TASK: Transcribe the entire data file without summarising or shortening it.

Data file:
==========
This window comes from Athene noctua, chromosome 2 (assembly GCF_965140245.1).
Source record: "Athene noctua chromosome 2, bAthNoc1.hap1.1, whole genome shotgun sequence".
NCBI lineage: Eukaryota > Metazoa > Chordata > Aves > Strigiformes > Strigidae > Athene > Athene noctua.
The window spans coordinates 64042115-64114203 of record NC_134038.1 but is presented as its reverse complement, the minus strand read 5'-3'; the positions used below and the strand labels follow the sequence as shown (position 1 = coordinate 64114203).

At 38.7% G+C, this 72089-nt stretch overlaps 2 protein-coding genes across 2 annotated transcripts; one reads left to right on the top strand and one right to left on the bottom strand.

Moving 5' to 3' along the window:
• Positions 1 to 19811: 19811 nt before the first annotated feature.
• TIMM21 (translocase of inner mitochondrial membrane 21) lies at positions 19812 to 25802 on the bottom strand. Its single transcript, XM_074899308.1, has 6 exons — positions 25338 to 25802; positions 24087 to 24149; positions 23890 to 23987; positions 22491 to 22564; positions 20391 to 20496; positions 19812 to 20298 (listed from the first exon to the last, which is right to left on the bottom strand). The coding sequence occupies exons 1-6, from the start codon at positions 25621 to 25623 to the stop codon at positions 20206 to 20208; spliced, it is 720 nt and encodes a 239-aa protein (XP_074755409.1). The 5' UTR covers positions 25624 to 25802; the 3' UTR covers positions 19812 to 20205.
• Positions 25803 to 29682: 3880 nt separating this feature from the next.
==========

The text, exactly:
This window comes from Athene noctua, chromosome 2 (assembly GCF_965140245.1).
Source record: "Athene noctua chromosome 2, bAthNoc1.hap1.1, whole genome shotgun sequence".
NCBI lineage: Eukaryota > Metazoa > Chordata > Aves > Strigiformes > Strigidae > Athene > Athene noctua.
The window spans coordinates 64042115-64114203 of record NC_134038.1 but is presented as its reverse complement, the minus strand read 5'-3'; the positions used below and the strand labels follow the sequence as shown (position 1 = coordinate 64114203).

At 38.7% G+C, this 72089-nt stretch overlaps 2 protein-coding genes across 2 annotated transcripts; one reads left to right on the top strand and one right to left on the bottom strand.

Moving 5' to 3' along the window:
• Positions 1 to 19811: 19811 nt before the first annotated feature.
• TIMM21 (translocase of inner mitochondrial membrane 21) lies at positions 19812 to 25802 on the bottom strand. Its single transcript, XM_074899308.1, has 6 exons — positions 25338 to 25802; positions 24087 to 24149; positions 23890 to 23987; positions 22491 to 22564; positions 20391 to 20496; positions 19812 to 20298 (listed from the first exon to the last, which is right to left on the bottom strand). The coding sequence occupies exons 1-6, from the start codon at positions 25621 to 25623 to the stop codon at positions 20206 to 20208; spliced, it is 720 nt and encodes a 239-aa protein (XP_074755409.1). The 5' UTR covers positions 25624 to 25802; the 3' UTR covers positions 19812 to 20205.
• Positions 25803 to 29682: 3880 nt separating this feature from the next.